When the Russians invaded my country a year ago, we stopped building and started defending.
Now we’re building again, as we try to produce the food that Ukraine and the rest of the world needs—even as our war of self-defense rages on.
In the winter of 2021-2022, we were putting up an additional barn for our dairy cows. Then came the attack of the Russians, which I knew was always possible but did not fully expect. Their aggression forced us to put it on hold.
Instead of improving our farm with a new structure, we used our construction materials and machinery to block the roads, improve the defense lines and dig trenches. We’re in the central part of the country, and not especially close to the border, but we didn’t know how far the Russian tanks and troops would thrust their way into the Ukrainian heartland.
Our immediate goal was to slow them down. As the old adage reminds us, desperate times call for desperate measures.
The good news is that the Russians never penetrated this far. The heroic soldiers and citizens of Ukraine held fast. Although we have not yet chased the Russians out of Ukraine, we’ve halted their advances and recovered some of the territory that they initially stole.
Ukraine’s strength and determination in the face of Russia’s war machine shocked the world. Today we have the support of many Western democracies as we strive to maintain our national freedom and sovereignty.
And on my farm, we’re building again. The barn for our dairy cows is just one example.
We never stopped farming in 2022. For all the uncertainties that surrounded our situation, we knew that we had to plant our seeds in the spring, feed and protect our crops in the summer, and harvest our fields as fall approached.
Nature doesn’t cease. It doesn’t take a vacation. It’s always there, with the steadiness of days and nights as well as the variability of weather and water.
As farmers, we live and move by its rhythms.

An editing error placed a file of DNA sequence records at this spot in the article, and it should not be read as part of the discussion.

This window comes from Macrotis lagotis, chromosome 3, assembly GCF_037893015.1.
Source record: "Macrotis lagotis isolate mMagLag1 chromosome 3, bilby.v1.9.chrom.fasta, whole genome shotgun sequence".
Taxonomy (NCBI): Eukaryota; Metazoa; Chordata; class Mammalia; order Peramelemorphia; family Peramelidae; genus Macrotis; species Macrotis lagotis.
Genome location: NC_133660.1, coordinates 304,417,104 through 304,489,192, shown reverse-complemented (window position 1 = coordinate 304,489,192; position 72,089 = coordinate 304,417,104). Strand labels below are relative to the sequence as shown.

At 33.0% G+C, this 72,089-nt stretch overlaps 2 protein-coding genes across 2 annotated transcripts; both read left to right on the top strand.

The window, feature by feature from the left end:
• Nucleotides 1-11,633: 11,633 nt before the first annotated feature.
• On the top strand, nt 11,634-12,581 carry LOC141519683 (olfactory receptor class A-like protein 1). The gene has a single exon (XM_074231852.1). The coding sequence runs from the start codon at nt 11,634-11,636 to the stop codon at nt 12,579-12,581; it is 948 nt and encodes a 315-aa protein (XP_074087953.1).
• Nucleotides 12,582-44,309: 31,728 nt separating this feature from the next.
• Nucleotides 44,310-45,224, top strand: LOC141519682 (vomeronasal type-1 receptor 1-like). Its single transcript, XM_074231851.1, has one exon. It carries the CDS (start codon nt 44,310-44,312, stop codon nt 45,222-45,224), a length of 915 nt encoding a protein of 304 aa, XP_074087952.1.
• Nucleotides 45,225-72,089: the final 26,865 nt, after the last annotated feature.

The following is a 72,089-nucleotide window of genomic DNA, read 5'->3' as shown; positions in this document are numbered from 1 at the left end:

Despite not knowing last year if we’d have enough fertilizer and fuel to get through the growing season, we took a chance, worked hard, and managed to produce something rather than nothing.
We’ve sold much of our wheat through the UN-negotiated pact of the Black Sea Grain Initiative, which allows Ukraine to export food to Turkey, Spain, Italy, China, Egypt, and other nations. The agreement is flawed: It doesn’t let us sell as much as we could, and the Russians have demanded useless and inefficient inspections in Istanbul. We need the war to end and peacetime trade to resume.
Amid the turmoil, nature never ceased for our dairy cows.
Every single day, they must be milked. The cows also require shelter. Moreover, to maintain and grow the herd, we have to inseminate them and automatically the herd will grow.
These are nature’s rules. Arguing with them is pointless. Yet abiding by them is a choice.
During the war, we couldn’t sell our cows as there were no buyers. Eventually, we had to confront our original need—and so in a time of wartime destruction, we built a barn.
I’ve always worried that although 2022 was bad, 2023 could be much worse. The fertilizer traders that I know are selling only half of their normal stock. With Ukrainian farmers cutting back due to prices and shortages, fields will be less fruitful. Feed-grade wheat production could drop to as little as 12 million tons, versus the normal supply of 20 million tons.
This will affect food prices not just in my country, but everywhere. The war will continue to distort markets and threaten food security in surprising ways. Last year, for example, consumers in Nigeria suffered as the price of yams skyrocketed—and much of this harmful inflation was a repercussion of Russia’s war of conquest.
I’ve always known that in the face of changing circumstances, farmers are strong, creative, and adaptable. Last year, Ukrainian farmers proved their resilience as they defended our country.
We can handle the ordinary challenges of farming. The ruin of war is another matter, but here in Ukraine, we’ll keep growing and building as best we can.